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Steve Jobs & Movieguide®
By David Outten, Production Editor
The death of Apple Computer co-founder Steve Jobs this week got me to thinking about the impact Mr. Jobs had not only on the world but also on Movieguide®.
In 1987, I moved to Atlanta, Georgia to become editor of a newspaper called The Atlanta Christian News. We published early Movieguide® reviews in the newspaper. The publisher of the paper was a friend of Ted and Lili Baehr. When I was introduced to them, Ted would type out reviews on a typewriter. They would be pasted to large sheets of paper, and Lili would go to Kinkos, reduce them to look more like a newsletter, print them in quantity, and send them out to a growing mailing list.
As editor of the paper, I had access to a Macintosh Plus computer and one of the very first Apple laser printers. I began to typeset Movieguide® early in the desktop publishing revolution. Ted used to send me reviews using a modem. It took several minutes to download text that would now come in an instant. Soon we were adding images, making real magazine covers and adding color.
I used to have to drive the finished product many miles to our printer. The image files would have been too large to send over a modem.
As the years passed, Movieguide® became a beautiful full-color magazine. For a time the magazine was created by Gib Dickey’s Atlanta Communities Magazine staff, on Macintosh computers. I moved into a new field as a FileMaker database developer for clients like Coca-Cola, Emory University, and the State of Nebraska.
I returned to Movieguide® and have used Macintosh computers to design data systems that manage and analyze movie reviews, track donations and help seat guests at the Movieguide Awards. Movieguide®’s newsletters and website content are created on Macintosh computers. And, the whole staff in the California office now works on Macs.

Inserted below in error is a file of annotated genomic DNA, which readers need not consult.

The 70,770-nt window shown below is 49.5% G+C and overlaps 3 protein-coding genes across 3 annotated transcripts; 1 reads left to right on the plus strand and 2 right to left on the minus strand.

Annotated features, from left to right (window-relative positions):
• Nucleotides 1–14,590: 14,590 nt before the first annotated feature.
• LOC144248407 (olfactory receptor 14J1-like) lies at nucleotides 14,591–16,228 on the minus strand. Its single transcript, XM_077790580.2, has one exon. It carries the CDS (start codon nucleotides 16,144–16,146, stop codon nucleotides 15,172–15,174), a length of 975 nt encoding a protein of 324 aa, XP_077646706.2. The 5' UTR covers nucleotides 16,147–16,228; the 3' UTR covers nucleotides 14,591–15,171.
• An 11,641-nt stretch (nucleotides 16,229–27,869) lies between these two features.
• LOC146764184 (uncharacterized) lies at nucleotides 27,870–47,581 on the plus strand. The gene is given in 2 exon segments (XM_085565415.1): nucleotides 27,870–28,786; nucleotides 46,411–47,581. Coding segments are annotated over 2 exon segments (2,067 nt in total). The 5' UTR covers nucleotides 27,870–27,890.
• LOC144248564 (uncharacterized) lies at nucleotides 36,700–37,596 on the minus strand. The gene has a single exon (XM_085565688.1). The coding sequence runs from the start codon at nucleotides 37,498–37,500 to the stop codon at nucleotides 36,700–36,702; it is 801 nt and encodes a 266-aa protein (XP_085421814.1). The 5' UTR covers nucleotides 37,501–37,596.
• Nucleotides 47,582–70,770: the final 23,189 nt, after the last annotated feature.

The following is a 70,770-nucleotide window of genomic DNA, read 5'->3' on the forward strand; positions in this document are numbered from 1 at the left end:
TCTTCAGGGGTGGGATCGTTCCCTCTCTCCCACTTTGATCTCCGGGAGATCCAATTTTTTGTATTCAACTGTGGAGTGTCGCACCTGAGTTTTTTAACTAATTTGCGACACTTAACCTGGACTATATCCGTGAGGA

Steve Jobs is reputed to have been less than a pleasant boss. His public comments leave serious doubt he believed in Jesus Christ. But, he was a visionary who grasped the significance of small things that he turned into technological revolutions. An early fascination with subtleties of typefaces was one of them.
In 1984, I felt led to put out a Christian newspaper. The age of personal computers was in its infancy. I looked at Commodore computers, IBM PCs, and others with black screens and green monotext. One day, I walked into a store selling the Apple Macintosh. There I saw several black typefaces in different sizes on a white background. Steve Jobs would not settle for green monotext on black screens. The desktop publishing revolution took off.
Since then Steve Jobs revolutionized motion picture animation, the music industry, and the telephone. I was hoping he would get to TV before he passed away. I hate TV remotes. I know he could blow it away with something profoundly simple and elegant. I can’t see anyone but Apple daring enough to revolutionize television.
One of the greatest things Steve did was to buy Pixar and keep it alive until it revived the family film business. Disney was dabbling in adult fare and doing poorly at providing quality family entertainment. Pixar raised the bar. They reminded Hollywood how large the market is for clean, wholesome family entertainment. Pixar showed that, if you’re consistent in telling great stories, keeping things clean and demanding quality your name becomes a reason to look forward to your next product. Nowhere is this more obvious than at Apple.
We will learn if Pixar and Apple can maintain these high standards without Steve. Let’s hope they do. They’ve made the world a better place.